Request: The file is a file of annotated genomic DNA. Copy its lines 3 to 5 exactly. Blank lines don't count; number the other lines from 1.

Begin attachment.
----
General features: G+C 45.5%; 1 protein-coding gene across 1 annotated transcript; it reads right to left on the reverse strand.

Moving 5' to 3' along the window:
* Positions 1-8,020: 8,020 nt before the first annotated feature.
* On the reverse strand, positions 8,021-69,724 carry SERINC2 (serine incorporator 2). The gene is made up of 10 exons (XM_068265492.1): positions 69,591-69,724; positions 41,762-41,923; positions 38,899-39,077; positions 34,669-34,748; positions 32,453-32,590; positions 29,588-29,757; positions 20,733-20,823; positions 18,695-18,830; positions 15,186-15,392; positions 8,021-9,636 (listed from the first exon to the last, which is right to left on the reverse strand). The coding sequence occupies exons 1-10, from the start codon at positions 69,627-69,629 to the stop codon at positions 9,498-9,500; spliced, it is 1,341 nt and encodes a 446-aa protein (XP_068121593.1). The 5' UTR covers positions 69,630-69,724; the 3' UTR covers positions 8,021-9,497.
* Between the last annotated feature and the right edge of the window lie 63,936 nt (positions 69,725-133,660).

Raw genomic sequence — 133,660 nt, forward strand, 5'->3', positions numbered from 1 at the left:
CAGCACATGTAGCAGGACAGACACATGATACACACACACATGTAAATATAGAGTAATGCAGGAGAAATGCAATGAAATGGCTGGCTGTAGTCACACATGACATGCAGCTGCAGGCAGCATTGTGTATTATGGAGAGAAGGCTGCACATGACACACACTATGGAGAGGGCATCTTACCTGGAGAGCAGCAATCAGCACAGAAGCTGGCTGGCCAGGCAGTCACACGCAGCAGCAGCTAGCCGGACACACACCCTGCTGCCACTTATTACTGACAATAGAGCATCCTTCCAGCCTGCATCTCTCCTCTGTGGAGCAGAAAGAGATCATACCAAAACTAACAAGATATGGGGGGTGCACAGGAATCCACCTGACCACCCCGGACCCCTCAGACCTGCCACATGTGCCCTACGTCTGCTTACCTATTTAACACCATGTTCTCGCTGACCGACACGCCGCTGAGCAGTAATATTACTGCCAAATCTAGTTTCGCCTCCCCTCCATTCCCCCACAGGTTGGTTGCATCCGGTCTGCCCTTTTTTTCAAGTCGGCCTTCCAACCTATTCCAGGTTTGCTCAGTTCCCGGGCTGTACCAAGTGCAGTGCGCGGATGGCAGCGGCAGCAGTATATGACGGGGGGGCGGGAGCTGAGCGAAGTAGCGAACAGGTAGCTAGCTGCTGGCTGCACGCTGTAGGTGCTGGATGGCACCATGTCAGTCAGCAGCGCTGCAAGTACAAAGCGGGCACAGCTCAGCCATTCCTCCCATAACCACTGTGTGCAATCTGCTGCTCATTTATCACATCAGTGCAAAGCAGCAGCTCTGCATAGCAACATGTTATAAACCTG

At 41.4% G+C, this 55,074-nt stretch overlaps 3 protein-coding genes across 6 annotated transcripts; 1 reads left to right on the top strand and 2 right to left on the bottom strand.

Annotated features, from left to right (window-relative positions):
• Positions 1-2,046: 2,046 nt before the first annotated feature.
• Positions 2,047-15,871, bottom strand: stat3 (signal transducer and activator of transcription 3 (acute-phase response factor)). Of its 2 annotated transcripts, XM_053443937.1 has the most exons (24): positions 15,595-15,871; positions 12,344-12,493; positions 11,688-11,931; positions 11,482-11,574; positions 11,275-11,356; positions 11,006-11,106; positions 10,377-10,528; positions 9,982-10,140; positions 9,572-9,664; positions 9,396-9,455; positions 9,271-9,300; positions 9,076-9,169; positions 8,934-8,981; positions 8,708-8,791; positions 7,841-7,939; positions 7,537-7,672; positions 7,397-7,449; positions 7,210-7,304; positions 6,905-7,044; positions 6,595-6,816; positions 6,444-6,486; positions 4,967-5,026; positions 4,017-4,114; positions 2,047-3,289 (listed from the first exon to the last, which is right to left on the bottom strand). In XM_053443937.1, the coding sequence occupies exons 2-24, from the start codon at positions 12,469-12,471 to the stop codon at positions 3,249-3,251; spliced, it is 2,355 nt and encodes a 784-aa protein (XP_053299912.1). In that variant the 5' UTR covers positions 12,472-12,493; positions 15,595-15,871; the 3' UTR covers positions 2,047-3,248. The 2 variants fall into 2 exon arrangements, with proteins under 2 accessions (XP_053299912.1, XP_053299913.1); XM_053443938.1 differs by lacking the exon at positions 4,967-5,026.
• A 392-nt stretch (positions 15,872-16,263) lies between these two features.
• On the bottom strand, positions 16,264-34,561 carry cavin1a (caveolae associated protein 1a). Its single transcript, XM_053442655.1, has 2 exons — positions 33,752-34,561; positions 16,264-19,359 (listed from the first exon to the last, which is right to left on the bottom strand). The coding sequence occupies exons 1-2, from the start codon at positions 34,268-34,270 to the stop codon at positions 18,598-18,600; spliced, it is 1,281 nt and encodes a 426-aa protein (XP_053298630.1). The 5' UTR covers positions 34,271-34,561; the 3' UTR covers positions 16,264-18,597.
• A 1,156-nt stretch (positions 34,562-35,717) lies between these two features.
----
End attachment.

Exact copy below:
* Positions 1-8,020: 8,020 nt before the first annotated feature.
* On the reverse strand, positions 8,021-69,724 carry SERINC2 (serine incorporator 2). The gene is made up of 10 exons (XM_068265492.1): positions 69,591-69,724; positions 41,762-41,923; positions 38,899-39,077; positions 34,669-34,748; positions 32,453-32,590; positions 29,588-29,757; positions 20,733-20,823; positions 18,695-18,830; positions 15,186-15,392; positions 8,021-9,636 (listed from the first exon to the last, which is right to left on the reverse strand). The coding sequence occupies exons 1-10, from the start codon at positions 69,627-69,629 to the stop codon at positions 9,498-9,500; spliced, it is 1,341 nt and encodes a 446-aa protein (XP_068121593.1). The 5' UTR covers positions 69,630-69,724; the 3' UTR covers positions 8,021-9,497.
* Between the last annotated feature and the right edge of the window lie 63,936 nt (positions 69,725-133,660).